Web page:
In every Presidential race, the media anoints a particular demographic as the group that will swing the election. These groups have ranged from Soccer Moms (1996) to NASCAR Dads (2004) to Millennials (2008). Each of these groups enjoyed their moment in the sun as politicians courted their vote.
Now it’s our turn. In 2012, Latinos have received an unprecedented amount of attention, due to our growing numbers and concentration in battleground states. But we are not a monolithic voting block, and we add ethnicity into the equation. The challenge for President Obama and Mitt Romney’s campaigns is twofold. Not only must they connect with our diverse electorate, the candidates must avoid alienating other voters as well.
President Obama has been on a Hispanic advertising binge. According to Politico, his campaign has spent over $2 million on ads targeting Latinos. He has a Spanish-language website, a Spanish-language Twitter account, and a Spanish-language site explaining the Affordable Care Act, in addition to a section of his main website aimed at Hispanics. For Obama, favored by two-thirds of Latinos, the support is there; maximizing voter turnout is the goal.
Romney’s Latino strategy needs a reboot. He has no dedicated Spanish-language website. He has spent only $110,000 on Hispanic advertising. His two Spanish-language commercials are both direct, awkward translations of English ads. One spot, entitled “Day One,” is rendered “Dia Uno” in Spanish. The correct translation would be El primer dia.
Romney’s Spanish-language ads highlight unemploymentand the struggles of the middle class. However, here is a case of an advertiser not knowing the audience. A March poll by Fox News found that, despite being hard hit by the recession, 65 percent of Latinos remain optimistic about the future. To appeal to Hispanics, Romney should retool his message into something more positive.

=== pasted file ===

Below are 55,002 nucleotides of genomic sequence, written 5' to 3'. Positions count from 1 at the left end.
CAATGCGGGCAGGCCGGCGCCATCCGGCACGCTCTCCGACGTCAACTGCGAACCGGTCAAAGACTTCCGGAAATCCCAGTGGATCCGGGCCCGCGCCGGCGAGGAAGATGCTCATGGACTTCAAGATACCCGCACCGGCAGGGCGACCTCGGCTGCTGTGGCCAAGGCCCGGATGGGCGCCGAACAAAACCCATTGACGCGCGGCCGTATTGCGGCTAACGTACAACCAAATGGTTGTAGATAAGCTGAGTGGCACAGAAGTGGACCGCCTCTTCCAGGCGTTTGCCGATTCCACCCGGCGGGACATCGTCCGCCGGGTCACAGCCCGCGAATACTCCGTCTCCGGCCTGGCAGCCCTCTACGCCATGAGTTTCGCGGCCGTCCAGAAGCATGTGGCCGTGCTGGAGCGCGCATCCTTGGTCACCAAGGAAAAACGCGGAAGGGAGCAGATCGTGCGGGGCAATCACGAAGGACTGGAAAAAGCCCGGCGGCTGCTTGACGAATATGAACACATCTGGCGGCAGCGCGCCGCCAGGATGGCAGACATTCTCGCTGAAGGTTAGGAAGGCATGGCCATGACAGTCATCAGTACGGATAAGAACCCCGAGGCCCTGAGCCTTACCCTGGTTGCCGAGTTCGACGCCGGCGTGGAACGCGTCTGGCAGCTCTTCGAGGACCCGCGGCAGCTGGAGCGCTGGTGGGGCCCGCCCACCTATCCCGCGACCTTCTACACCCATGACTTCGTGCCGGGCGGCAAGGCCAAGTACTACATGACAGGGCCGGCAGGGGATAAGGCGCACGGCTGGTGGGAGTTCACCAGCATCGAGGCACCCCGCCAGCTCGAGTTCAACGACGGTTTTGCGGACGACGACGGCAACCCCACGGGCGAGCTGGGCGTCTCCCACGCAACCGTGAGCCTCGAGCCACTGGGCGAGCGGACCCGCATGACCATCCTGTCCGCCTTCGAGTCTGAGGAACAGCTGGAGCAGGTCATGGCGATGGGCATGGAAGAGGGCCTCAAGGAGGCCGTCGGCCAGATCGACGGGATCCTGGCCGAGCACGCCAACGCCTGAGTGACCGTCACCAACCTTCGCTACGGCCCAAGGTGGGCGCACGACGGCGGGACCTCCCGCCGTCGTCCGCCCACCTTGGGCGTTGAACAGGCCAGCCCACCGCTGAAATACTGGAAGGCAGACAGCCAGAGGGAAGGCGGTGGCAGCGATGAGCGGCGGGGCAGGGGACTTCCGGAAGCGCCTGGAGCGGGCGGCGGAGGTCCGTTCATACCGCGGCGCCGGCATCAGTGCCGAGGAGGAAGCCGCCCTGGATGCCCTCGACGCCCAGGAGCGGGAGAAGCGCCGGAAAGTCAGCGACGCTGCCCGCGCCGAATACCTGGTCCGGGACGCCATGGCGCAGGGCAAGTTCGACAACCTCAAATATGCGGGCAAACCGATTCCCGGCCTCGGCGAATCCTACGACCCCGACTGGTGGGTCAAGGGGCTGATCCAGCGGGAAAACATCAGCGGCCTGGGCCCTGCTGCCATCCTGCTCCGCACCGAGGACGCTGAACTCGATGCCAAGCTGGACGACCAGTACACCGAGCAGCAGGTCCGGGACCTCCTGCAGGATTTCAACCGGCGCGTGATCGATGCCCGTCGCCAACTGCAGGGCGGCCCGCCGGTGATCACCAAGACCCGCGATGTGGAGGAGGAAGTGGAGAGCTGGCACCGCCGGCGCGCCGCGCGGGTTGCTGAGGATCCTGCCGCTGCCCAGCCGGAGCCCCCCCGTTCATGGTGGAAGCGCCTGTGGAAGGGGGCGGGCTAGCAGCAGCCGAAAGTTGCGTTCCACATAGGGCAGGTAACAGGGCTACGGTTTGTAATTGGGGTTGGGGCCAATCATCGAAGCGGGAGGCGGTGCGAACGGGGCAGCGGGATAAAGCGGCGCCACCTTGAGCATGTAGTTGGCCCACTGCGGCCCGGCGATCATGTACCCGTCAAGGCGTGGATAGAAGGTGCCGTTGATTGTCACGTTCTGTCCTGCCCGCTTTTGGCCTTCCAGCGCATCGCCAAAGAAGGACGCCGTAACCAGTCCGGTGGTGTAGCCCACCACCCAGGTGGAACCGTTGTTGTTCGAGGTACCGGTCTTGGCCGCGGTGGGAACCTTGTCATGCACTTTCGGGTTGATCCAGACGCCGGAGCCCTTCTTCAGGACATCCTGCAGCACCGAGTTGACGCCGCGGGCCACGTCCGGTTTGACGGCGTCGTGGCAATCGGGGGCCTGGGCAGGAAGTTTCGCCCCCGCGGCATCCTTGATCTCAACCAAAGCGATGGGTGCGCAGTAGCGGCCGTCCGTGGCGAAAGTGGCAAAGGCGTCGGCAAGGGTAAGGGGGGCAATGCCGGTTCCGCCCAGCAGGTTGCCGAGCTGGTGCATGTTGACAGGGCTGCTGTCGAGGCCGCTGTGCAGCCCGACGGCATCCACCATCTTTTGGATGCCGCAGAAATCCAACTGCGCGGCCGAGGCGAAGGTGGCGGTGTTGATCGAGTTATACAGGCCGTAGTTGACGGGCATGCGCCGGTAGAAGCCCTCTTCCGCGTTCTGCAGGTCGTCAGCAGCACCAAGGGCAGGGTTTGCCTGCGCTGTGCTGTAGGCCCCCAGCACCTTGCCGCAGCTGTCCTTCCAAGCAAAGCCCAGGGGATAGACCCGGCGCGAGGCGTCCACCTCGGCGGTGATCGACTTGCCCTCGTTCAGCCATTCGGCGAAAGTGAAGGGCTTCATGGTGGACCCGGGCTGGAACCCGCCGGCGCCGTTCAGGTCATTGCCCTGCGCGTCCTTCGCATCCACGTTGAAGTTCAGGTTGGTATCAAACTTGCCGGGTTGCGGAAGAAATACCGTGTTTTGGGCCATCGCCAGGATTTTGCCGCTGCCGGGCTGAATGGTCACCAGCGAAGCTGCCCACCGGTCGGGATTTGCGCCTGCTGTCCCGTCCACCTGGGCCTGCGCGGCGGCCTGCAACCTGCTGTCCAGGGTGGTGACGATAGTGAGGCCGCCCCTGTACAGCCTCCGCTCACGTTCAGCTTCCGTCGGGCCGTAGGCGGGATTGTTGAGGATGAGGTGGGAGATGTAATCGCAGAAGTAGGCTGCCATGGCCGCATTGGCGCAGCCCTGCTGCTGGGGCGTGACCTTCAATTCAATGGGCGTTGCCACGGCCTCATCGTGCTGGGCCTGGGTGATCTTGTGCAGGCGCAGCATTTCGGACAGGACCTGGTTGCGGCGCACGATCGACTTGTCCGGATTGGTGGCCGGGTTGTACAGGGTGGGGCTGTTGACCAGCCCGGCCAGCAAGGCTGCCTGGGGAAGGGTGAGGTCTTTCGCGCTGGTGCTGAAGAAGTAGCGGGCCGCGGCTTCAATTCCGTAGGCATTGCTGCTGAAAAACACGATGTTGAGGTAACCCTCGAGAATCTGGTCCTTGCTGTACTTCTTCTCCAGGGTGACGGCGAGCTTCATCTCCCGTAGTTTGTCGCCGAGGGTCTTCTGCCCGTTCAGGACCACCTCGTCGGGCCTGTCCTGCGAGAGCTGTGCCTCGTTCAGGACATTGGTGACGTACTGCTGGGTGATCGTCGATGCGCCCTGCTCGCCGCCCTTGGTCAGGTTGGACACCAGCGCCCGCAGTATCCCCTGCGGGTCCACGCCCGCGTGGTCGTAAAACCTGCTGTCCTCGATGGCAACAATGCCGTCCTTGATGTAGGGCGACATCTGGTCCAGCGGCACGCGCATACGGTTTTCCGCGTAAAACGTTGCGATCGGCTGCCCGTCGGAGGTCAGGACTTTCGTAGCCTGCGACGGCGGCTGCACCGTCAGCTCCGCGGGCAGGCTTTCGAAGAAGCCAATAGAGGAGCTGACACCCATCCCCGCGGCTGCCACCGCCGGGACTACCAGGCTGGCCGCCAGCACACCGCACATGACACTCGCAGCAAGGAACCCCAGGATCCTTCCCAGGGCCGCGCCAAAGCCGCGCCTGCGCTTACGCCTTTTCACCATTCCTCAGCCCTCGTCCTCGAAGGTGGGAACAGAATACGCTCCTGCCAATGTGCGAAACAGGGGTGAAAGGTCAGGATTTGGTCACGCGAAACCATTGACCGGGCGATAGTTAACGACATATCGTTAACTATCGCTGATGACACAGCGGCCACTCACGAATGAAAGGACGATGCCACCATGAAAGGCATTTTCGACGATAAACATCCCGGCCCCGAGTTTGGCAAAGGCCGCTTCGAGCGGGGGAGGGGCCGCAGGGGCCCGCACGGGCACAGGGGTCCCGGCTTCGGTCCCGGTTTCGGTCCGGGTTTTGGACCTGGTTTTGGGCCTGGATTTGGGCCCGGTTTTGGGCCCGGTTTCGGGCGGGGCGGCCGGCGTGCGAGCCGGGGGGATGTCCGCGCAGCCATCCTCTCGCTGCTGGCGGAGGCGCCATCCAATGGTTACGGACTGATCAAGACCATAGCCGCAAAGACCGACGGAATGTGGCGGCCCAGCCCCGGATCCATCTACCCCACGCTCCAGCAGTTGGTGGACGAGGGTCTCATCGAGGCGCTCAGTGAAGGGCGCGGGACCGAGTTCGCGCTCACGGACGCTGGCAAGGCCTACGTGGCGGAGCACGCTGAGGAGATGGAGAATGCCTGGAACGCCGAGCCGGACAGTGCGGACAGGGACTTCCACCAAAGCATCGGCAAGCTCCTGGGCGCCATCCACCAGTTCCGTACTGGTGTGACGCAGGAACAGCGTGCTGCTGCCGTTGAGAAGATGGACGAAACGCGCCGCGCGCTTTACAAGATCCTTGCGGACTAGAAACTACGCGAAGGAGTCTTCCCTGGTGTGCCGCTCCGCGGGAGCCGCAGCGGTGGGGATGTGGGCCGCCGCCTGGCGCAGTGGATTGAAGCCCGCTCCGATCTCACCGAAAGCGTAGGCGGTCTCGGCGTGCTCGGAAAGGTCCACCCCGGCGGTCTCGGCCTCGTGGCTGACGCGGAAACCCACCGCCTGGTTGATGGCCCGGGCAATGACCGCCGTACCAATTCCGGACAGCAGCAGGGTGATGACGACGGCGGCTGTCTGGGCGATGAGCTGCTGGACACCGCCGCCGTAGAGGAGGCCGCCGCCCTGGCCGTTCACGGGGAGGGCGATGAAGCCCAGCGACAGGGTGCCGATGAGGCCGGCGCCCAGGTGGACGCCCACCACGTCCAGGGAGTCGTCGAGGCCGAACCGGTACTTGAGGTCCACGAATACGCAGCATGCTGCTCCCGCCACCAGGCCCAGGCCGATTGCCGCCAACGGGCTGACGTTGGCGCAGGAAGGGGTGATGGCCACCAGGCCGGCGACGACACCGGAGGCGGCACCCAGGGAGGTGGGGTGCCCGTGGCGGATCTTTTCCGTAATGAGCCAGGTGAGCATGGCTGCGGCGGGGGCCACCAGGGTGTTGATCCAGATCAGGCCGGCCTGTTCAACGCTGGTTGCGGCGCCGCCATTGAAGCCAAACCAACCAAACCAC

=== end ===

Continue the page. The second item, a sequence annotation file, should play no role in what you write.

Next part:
With all the emphasis on Spanish-language media, it’s easy to forget that two-thirds of Hispanics are U.S. born. Both campaigns still need to figure out how to reach assimilated Hispanics, who make up by far the largest group of Latino voters.
That’s easier said than done. A soon-to-be-published study has found that political advertising aimed at Latinos can turn off other voters. Research conducted on Los Angeles residents during the 2008 election revealed that African-American and white voters expressed negative feelings toward a candidate after watching an ad with a Hispanic endorser. Similar results occurred when they viewed a non-Hispanic politician using a Spanish phrase. These reactions were noted among Democrats and Republicans alike. “Some voters see this advertising as sort of threatening,” researcher Matt Barreto told the Huffington Post. “They think, ‘Where’s my group? Why aren’t they talking to me?”
One explanation for the negative reaction may be that voters see politics as a zero-sum game; in other words, if you get yours, I might not get mine. Regardless, it is incumbent upon the major parties to devise ads for Latino that are inclusive of other groups as well. Consumer advertisers, like Coca-Cola and Verizon, have been doing this successfully for years. The presidential campaigns need to emulate the private sector and refine their messaging.
Once political advertising effectively reaches Latinos, it will be a win for everyone. The major parties will benefit from building bridges with Hispanics, who are known for brand loyalty. Civic participation among Latinos will rise, benefitting our community. And society will benefit, because an informed electorate leads to more responsible government. So smart, targeted ads can make all the difference – if and when our political parties are up to the task.